*slaps console* This ... is the Sony Betamax!
July 9, 2019 4:37 PM   Subscribe

 
Oh boy... We were firmly in the "Beta" camp - my dad bought a complete Sony SL-F1/HCV-F1/AC-F1 kit in the 80's, so he could record hang-gliding video. Oh, and a I think it was a Sony Trinitron-KV-6000BE (15cm !!!) for portable viewing.

(heh - and yes, all of that 'kit' was virtually indestructible - even with grubby kids fingers)

We ended up watching more rented movies than any flight recordings... (No fancy image stabilization maybe for very shaky-cam productions...)

Of course, the rental selection wasn't the best in the hinterlands of north-western Alberta (and far worse for Beta viewers) - so, the main standby's I remember were; Cocoon, Chariots of Fire, The Right Stuff, The Dark Crystal and Annie - maybe Superman. Thankfully a year later we got "Superchannel" and wow, movies galore... That tiny TV was hooked-up in the parents bedroom, lots of sneaking in there when they were out/at work/after school and watching completely age-inappropriate movies.
posted by jkaczor at 5:08 PM on July 9 [7 favorites]


A guy don't walk on the lot unless he wants to buy a Sony Betamax
posted by thelonius at 5:40 PM on July 9 [7 favorites]


"Now, let's talk rustproofing. Those Sonys will rust up on you just like *that*!"
posted by RobotVoodooPower at 5:41 PM on July 9 [11 favorites]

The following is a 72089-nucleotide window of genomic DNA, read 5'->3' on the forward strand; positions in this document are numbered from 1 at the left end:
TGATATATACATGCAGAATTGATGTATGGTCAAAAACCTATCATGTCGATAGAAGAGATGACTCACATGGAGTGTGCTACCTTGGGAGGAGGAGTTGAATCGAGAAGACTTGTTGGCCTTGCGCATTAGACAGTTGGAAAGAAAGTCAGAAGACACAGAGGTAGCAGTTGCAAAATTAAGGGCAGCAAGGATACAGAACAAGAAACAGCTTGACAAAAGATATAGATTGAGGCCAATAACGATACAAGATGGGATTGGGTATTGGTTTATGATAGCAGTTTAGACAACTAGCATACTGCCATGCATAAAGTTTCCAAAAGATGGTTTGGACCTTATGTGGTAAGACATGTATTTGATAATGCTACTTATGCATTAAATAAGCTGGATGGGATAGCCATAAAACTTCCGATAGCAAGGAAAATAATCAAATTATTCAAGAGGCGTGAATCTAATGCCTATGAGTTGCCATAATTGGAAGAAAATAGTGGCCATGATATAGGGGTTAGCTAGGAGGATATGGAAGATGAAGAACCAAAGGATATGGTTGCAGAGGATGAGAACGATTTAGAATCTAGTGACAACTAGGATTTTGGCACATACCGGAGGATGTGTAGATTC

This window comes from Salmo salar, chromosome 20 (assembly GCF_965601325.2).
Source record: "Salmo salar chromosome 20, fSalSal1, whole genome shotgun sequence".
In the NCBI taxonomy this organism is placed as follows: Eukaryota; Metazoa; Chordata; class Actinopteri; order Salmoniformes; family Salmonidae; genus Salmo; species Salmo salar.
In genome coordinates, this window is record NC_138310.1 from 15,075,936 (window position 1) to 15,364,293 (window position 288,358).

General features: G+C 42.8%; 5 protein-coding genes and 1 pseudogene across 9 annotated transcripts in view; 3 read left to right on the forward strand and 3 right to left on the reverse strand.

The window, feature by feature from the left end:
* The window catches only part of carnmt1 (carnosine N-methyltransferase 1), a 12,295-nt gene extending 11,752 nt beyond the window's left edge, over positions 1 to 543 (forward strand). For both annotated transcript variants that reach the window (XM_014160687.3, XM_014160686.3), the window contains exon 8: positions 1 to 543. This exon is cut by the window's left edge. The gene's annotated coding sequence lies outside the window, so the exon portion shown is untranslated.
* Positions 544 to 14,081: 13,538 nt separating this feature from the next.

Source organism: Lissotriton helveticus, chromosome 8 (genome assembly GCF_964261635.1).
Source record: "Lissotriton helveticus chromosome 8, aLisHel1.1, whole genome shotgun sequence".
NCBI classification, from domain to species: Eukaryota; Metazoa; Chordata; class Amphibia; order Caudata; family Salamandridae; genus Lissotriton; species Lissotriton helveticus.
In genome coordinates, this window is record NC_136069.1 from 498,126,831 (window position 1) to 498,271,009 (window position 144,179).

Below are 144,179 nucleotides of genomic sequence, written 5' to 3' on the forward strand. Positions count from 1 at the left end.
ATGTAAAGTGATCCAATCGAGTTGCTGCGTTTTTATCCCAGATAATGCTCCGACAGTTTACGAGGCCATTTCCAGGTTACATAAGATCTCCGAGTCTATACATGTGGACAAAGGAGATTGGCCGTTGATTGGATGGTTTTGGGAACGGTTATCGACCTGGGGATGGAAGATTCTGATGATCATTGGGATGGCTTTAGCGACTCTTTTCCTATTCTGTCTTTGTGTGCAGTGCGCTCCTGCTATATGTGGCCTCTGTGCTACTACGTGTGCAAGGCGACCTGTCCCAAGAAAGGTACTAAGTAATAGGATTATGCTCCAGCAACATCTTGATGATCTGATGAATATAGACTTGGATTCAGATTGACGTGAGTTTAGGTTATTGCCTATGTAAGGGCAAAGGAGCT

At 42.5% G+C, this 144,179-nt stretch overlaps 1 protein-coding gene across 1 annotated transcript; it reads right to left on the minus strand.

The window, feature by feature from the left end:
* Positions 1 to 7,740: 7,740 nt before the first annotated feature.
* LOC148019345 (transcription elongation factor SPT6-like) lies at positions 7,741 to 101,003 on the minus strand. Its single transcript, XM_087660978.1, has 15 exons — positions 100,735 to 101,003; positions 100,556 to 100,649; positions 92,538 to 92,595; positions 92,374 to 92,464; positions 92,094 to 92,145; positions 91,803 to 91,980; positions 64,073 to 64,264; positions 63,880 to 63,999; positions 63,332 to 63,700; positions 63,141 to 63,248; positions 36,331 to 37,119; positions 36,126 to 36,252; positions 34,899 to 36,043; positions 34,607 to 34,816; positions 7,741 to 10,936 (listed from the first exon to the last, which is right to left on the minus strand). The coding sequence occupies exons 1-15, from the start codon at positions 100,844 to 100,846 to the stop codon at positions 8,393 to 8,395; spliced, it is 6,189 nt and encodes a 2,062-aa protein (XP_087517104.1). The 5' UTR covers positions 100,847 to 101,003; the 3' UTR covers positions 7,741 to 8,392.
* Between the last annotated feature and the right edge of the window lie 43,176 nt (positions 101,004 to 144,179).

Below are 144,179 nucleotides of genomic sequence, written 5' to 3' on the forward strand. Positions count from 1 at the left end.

Apparently that Betamax console cost around $2,295 in late 1970's dollars, which google says is around $9,600 in 2019 dollars. Ow! (According to Wired, the first VHS cost $1,280 in then-dollars, but that was just the VCR part, no TV included.)

I'm trying to picture ever buying an almost $10,000 piece of consumer electronics, and I just can't get there.

The one dude's hair is amazing, they don't make hair like that anymore.
posted by Dip Flash at 6:12 PM on July 9 [6 favorites]


*slaps console* This...

"This bad boy can fit the maximum betas in it!"
posted by Greg_Ace at 6:27 PM on July 9 [4 favorites]


That Trucoat, though.
posted by ricochet biscuit at 6:31 PM on July 9 [3 favorites]


I find the prices of gadgets back then kinda interesting, especially for computers. They are very expensive. But the savings rate was around 9 percent in 1980. Less consumer debt too. Things like healthcare, college, and food are considerably cheaper. And the gadgets themselves were usually well built and would last years without either breaking down or becoming obsolete. Thus, many middle class people could actually afford things (at least occasionally) which would seem almost unimaginably expensive now.